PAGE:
Having an office based job, the majority of my work is done with computers and lots of mental work… and for this reason alone, I find it worth getting out into the hills. Fresh air, clear the head, re-calibrate and feel a different sense of accomplishment.
We left the car park at a reasonable time, and headed for the top.
The first thing that we noticed was that the base of the hill was super boggy, probably from all the melting snow on top, running to the bottom. However, we climbed a little higher and we had escaped the mud pockets of earth.
I remember thinking, this is really great; here I am with my brother and my mate with nothing to worry about, except those guys and the hill itself. Work wasn’t on my mind, nor were the other usual suspects; bills, car payments, shopping needing doing, current affairs… did I turn the iron off?
The initial climb is fairly straight forward, and the terrain is pretty featureless. However, the panorama is absolutely sensational. Style for miles. This was probably at the halfway point, where we took a little break, not to recover but more to take in the views.
While out in this hill climbing mecca, one thing I noticed, was that despite the type of day it was, the sun shining and the low wind, there was hardly anyone else about. I mean, for the first time climbing this hill, I expected to see loads of people all wanting a slice of the action.
Anyway, off we headed again, up into the clouds, and already I’m thinking what it’s going to be like at the top. Bearing in mind we started climbing in nothing but our base layers. No jacket, no fleece, no hat. It really was a perfect day. Don’t panic though folks, we had all the wonderful techy stuff in-case the weather closed in, they were just in our packs!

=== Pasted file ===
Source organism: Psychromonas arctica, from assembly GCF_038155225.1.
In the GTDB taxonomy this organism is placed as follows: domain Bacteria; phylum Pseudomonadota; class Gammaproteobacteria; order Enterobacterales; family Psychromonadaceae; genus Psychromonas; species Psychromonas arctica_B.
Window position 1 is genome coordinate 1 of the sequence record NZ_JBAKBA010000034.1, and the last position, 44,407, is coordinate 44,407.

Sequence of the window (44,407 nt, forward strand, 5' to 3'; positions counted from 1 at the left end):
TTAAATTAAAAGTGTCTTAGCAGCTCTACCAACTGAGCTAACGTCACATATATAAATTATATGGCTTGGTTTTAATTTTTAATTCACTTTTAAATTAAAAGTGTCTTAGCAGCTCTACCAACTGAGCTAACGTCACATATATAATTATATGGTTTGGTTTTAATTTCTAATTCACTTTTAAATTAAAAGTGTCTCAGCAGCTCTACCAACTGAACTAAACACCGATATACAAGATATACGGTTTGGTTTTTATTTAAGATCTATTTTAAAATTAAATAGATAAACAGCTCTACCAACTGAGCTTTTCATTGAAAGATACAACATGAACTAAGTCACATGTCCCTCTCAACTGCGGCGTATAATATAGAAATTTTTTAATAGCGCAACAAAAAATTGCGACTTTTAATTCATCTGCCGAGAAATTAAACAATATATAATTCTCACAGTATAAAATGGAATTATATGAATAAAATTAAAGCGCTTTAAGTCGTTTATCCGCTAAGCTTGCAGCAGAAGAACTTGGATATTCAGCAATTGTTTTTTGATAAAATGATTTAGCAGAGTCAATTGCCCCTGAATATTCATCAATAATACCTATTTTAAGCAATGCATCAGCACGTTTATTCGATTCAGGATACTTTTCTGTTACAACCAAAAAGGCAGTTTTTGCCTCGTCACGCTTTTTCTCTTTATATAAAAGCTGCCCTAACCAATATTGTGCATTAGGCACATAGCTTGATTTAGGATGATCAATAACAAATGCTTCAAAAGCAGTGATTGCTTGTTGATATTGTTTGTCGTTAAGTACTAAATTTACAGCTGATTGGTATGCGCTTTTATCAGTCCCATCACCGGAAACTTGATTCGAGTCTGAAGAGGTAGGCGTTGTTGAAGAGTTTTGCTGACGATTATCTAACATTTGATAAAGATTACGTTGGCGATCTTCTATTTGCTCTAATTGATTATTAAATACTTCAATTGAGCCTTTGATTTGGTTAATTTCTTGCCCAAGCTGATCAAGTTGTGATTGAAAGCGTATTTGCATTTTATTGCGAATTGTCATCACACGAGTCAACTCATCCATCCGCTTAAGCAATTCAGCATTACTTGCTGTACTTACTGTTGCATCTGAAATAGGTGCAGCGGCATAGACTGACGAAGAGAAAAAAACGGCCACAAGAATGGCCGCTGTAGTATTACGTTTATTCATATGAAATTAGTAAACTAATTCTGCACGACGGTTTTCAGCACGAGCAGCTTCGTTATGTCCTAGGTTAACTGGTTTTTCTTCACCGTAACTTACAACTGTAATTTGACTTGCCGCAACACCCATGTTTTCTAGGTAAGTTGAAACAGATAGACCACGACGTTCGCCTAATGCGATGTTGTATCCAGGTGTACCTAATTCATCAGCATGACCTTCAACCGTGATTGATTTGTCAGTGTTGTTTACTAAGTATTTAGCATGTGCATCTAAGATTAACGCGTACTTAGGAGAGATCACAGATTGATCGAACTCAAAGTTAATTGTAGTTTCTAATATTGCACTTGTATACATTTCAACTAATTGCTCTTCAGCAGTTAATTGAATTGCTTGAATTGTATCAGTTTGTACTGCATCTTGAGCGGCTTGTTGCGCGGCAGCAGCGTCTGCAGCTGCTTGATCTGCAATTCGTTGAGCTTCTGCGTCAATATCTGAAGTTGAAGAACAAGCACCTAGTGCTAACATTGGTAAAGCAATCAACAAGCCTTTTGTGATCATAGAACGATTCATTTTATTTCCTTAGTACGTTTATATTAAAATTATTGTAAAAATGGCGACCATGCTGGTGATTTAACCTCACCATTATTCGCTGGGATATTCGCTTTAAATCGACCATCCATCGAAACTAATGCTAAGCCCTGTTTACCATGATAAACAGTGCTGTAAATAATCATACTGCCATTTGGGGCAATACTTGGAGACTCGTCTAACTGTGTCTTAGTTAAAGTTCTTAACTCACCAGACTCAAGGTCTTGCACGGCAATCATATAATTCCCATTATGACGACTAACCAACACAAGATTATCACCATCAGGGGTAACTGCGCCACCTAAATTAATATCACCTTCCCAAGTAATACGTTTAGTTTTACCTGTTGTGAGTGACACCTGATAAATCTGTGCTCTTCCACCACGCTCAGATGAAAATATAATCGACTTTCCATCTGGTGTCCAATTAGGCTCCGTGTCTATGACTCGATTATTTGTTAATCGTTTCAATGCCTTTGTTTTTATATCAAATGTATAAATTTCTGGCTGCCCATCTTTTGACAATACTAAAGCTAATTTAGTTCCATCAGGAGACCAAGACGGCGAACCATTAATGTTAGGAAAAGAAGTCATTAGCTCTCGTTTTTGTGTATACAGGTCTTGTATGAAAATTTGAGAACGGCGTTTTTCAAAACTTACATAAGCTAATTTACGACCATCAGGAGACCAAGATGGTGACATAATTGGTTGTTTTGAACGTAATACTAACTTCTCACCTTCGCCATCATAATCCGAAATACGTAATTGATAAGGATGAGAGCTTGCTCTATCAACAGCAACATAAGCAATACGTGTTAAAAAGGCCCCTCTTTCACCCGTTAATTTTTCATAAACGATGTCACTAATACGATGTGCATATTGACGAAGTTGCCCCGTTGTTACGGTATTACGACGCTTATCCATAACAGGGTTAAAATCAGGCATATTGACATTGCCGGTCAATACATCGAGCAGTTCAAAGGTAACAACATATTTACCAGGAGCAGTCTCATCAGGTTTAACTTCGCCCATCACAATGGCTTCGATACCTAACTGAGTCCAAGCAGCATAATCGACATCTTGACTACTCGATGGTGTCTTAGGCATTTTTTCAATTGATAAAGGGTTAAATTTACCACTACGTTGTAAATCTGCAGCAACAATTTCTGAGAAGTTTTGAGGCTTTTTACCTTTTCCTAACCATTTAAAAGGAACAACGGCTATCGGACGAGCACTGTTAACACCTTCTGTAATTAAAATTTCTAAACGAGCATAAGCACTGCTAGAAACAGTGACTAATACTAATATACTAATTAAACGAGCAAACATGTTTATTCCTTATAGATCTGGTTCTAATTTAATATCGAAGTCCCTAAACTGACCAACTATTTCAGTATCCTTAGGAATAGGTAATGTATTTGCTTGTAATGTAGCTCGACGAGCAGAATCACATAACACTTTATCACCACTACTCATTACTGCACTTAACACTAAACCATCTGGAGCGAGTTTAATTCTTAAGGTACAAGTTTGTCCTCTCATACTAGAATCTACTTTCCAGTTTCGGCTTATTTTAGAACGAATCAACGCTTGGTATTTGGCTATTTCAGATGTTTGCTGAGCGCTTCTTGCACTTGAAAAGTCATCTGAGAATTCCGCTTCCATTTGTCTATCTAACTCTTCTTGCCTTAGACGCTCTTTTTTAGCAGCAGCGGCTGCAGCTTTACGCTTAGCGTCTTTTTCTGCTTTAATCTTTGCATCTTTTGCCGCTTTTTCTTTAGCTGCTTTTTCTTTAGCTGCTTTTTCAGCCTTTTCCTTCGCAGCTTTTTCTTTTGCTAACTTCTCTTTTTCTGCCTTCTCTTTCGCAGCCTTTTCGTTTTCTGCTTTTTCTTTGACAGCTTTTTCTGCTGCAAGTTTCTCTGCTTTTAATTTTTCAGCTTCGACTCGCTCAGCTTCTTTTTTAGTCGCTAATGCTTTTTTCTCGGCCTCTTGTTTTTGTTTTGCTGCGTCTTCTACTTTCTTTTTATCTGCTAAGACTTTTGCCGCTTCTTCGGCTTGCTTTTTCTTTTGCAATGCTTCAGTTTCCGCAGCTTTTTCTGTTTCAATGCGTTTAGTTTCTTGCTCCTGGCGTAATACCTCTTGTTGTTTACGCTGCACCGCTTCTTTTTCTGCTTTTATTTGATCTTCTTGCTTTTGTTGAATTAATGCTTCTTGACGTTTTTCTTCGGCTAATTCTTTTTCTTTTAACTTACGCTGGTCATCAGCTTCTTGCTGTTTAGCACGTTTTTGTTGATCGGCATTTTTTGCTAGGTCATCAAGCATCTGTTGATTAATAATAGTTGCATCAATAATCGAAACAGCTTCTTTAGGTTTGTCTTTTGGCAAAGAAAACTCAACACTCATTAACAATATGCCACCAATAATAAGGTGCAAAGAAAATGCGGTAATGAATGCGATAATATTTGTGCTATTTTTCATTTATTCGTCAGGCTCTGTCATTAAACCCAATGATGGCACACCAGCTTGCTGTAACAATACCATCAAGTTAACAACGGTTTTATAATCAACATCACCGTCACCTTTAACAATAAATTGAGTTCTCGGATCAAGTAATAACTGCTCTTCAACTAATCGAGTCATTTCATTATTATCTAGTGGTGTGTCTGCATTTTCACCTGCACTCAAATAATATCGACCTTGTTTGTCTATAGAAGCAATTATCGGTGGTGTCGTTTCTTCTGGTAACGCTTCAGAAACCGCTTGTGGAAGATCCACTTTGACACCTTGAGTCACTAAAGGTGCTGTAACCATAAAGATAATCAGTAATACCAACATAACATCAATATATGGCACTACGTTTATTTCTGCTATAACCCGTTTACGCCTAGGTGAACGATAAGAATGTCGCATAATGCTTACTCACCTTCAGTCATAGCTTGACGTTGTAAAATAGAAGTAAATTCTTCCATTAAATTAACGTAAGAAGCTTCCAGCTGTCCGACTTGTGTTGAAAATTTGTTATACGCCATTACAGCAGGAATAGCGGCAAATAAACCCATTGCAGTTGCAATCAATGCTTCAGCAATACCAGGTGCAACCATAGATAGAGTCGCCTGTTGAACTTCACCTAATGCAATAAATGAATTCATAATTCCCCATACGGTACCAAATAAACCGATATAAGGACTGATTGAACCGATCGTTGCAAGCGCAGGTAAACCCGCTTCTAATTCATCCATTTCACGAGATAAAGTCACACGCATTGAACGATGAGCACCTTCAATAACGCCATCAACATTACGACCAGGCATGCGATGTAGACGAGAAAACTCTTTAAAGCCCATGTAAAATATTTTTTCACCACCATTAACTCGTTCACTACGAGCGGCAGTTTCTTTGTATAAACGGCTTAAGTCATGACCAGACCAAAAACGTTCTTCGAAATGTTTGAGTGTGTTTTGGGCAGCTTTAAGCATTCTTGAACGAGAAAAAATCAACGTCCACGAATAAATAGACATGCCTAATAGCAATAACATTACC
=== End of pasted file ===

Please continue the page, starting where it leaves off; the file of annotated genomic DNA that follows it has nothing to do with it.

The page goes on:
This was also the first time all three of us had used walking poles, or as I like to call them; wizard sticks. They really were fantastic for the uphill, as opposed to two points of contact hoofing up the hill, we were able to engage the upper body too. Highly recommended!!
The top is in sight! One final push and we can break out the thermos full of hot tea, and get some food down our necks.
Stopping at the top let us cool down, probably a little too much, to the point we then had to get our jackets out the packs, and get them on. No matter, we had made it.
We had climbed the hill under our own power and we were then able to take in the 360 degree vista that Glencoe had to offer. I’ll be honest, for me, there’s always a feeling of elation at the top of the mountain.
The hard work that it takes to get there always sinks in and you realise that the juice is worth the squeeze.
One of the biggest challenges in meeting any goal, whether it be related to productivity, waking early, changing a bad habit, or even becoming happier, is finding the motivation to stick with it.
Here we are full circle, Motivation & Mountains.
If you can stick with a goal you have for long enough, you’ll almost always get there eventually. It just takes patience and MOTIVATION.
You might be wondering why this piece is called “Beyond the Wall”? Well, the wall I speak of is a metaphorical one, it’s a wall we all put around ourselves that contains our perceived limits and the reasons we can’t do something.
However, if you push hard enough, you’ll find that the wall isn’t as strong as you once thought, and you will most probably surprise yourself.
I’ll leave you with a favourite quote of mine that I carry around with me and hope that it finds you all well.
“You can’t outwit fate, by standing on the sidelines placing little side bets about the outcome of life…….Either you wade in and risk everything you have to play the game, or you don’t play at all…….and if you don’t play…….you can’t win!” – Judith Mcnaught